First of all, you should know that those mercenary guys probably were working for the opposition leaders in Santa Cruz. We know this now because a huge interview just appeared with a man who was in their sordid wee gang and has just turned grass. Otto at Inca Kola News has turfed up the story for the anglofono world and translated enough into English that you can get an idea, and if you read Spanish the rest is online too. One quibble: it’s appearing in the state-run newspaper Cambio, which was launched earlier this year as a deliberate offset to the anti-government tenor of most of the Bolivian press.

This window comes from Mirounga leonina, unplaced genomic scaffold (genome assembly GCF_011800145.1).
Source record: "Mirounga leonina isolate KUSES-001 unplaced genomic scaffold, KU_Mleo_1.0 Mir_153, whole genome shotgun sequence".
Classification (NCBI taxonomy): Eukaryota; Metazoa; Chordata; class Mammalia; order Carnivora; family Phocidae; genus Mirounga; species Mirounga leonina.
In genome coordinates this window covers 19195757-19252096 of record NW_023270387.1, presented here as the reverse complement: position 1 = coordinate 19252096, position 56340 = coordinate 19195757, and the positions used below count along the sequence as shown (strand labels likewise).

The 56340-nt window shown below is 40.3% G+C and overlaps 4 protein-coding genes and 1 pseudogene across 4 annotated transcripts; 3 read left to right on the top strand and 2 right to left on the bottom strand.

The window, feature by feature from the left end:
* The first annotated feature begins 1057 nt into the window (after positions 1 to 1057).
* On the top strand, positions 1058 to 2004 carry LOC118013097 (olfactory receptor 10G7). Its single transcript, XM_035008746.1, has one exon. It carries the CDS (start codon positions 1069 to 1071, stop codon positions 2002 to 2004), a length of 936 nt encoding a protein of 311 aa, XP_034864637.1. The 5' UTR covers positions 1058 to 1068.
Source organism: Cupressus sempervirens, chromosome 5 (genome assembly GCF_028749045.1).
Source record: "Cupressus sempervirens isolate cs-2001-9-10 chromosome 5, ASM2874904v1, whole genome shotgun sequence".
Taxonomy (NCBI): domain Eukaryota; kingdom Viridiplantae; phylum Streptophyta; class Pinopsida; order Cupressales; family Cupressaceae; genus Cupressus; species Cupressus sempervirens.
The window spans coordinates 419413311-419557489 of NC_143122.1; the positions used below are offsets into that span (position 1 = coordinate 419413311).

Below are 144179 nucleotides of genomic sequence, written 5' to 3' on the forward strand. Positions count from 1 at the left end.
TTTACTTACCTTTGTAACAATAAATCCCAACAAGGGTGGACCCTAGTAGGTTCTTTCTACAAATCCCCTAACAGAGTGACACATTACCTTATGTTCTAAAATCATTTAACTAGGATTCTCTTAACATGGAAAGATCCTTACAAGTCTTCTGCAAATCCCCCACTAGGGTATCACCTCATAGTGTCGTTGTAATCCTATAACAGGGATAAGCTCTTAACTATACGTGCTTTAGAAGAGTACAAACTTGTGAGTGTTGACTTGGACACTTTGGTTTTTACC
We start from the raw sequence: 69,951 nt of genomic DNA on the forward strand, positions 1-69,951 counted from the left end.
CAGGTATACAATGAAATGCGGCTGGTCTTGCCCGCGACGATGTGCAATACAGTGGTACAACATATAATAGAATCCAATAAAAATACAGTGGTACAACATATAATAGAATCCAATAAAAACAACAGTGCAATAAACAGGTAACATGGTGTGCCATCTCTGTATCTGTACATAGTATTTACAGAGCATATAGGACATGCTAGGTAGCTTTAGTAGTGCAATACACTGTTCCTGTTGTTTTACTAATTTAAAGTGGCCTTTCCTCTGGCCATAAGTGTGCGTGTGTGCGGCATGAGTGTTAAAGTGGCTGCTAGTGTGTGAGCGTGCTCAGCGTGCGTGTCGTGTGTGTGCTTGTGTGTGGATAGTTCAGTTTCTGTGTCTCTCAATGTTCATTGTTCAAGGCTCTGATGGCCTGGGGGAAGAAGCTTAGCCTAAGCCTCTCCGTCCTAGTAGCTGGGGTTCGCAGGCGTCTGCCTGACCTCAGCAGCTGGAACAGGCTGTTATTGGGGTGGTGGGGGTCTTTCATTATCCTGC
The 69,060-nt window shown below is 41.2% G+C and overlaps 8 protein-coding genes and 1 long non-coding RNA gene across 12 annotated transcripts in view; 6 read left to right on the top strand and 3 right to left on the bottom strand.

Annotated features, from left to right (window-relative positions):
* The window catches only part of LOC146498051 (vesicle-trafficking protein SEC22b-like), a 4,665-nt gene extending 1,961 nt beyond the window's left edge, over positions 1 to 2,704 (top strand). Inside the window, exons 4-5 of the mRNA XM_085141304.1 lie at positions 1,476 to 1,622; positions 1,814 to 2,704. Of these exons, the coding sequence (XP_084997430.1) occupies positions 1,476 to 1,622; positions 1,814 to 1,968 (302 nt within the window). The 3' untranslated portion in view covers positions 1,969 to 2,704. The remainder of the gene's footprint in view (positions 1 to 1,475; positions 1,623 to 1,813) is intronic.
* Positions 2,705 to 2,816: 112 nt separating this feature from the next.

I don’t know what you think of state-owned media. Myself, I spend way more time reading the Bolivian newspapers than anyone should, and there’s a perceptible right-wing (or at least anti-left-wing) bias which isn’t helped by the government’s hostile relationship with the papers. There’s no doubt that some sectors of the press are nothing but bought-and-sold anti-MAS mouthpieces, but a lot of them aren’t, and they’re not all to blame for how much Evo seems to dislike them. The MAS’s attitude to media management seems to amount to: since it’s not possible to shut them down, shout them down. This fortnight’s news contains plenty of examples: journalists condemn lack of press freedom, the government talks about research (carried out by third parties) which shows that people trust the press less than they did five years ago and there are ongoing rumbles about the government’s court case against La Prensa. According to this report, Evo hasn’t met with the domestic press since January and only does press conferences with foreign journalists. How is that patriotic? This is the same leader who said in his inauguration in Tihuanaco, ‘I will commit errors, I ask you to correct me if I make mistakes’. He was specifically addressing fellow indigenous leaders, but it would have been more heartening to believe that he was addressing civil society as a whole. Which begs the question, is Evo still as radically accountable to civil society as he once claimed to be? And if he is, then why aren’t the press accepted as the legitimate nosy parkers of civil society, controlling by reporting critically and informing the public? Something’s broken here and I don’t know if it’s the government – which has been criticised by former allies recently for drifting from its platform of accountability and direct democracy – or the bad behaviour of the press.